Design rights

We can help you protect your work through registered and unregistered designs. A Community Registered Design, for example, offers cost-effective protection throughout the European Union.

We have considerable experience in dealing with the protection of registered and unregistered designs, both in the UK and abroad, and can offer advice and support in this area.

What is a registered design?

A registered design is a form of IP protection which protects the appearance of a product or part of a product. Any industrial or handicraft item can be protected including packaging, graphical symbols and typefaces.

A registered design confers an exclusive right on the owner to prevent others from exploiting the design, generally for a period up to 25 years.

Why is a registered design valuable?

If the value of your product is linked with its appearance then a registered design is a valuable form of protection. In comparison with patents, registered designs are relatively cheap and quick to obtain. A registered design may also serve as a business asset that supports the value of your company and can be exploited commercially. (For example, the design may be licensed to other parties in exchange for licensing fees.) A registered design may also serve as an effective marketing tool and attract investment.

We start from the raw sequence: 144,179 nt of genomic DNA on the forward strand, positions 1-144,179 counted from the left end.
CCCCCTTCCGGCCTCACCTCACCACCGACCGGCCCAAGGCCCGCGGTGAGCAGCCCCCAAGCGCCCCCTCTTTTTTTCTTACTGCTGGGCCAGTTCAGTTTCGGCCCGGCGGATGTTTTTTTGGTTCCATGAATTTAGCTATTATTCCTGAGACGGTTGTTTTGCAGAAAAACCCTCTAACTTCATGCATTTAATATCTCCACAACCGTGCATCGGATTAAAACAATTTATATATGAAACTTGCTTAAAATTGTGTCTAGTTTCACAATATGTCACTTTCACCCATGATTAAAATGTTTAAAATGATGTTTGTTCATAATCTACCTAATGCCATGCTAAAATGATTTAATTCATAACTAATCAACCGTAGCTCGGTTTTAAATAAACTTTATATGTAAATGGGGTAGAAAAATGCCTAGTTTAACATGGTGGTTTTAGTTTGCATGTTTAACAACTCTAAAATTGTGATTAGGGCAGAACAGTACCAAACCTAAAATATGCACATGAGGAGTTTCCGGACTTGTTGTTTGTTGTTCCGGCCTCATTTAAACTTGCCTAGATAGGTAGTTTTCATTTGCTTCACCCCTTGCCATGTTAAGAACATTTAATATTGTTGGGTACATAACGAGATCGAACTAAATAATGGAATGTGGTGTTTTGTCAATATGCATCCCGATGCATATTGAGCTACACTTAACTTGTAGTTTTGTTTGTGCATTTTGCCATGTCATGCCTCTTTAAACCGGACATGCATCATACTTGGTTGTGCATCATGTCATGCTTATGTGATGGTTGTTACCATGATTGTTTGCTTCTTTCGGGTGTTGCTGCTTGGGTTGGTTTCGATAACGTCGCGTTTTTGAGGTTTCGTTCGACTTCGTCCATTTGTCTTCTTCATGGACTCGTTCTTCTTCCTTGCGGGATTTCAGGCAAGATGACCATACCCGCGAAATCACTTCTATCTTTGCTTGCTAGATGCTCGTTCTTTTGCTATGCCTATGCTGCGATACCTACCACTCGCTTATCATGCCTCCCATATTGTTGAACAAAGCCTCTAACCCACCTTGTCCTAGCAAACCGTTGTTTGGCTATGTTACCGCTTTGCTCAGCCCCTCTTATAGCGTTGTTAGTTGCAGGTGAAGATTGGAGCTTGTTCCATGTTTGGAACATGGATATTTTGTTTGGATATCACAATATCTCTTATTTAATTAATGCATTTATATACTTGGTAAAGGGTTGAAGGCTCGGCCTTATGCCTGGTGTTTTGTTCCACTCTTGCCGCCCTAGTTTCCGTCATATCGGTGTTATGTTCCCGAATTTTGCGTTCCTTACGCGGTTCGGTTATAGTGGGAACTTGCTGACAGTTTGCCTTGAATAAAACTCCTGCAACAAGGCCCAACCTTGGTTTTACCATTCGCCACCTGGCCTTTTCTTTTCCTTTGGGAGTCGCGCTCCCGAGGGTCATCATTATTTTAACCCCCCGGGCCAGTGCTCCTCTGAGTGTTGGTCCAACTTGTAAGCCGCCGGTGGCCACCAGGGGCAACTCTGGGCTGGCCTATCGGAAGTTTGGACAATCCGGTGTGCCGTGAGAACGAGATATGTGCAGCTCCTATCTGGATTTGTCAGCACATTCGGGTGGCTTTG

What designs are registrable?

A registered design must relate to the appearance of the whole or a part of a product. Aspects that may be protected can result from the features of, for example, the lines, contours, colours, shape, texture or materials of the product or its ornamentation.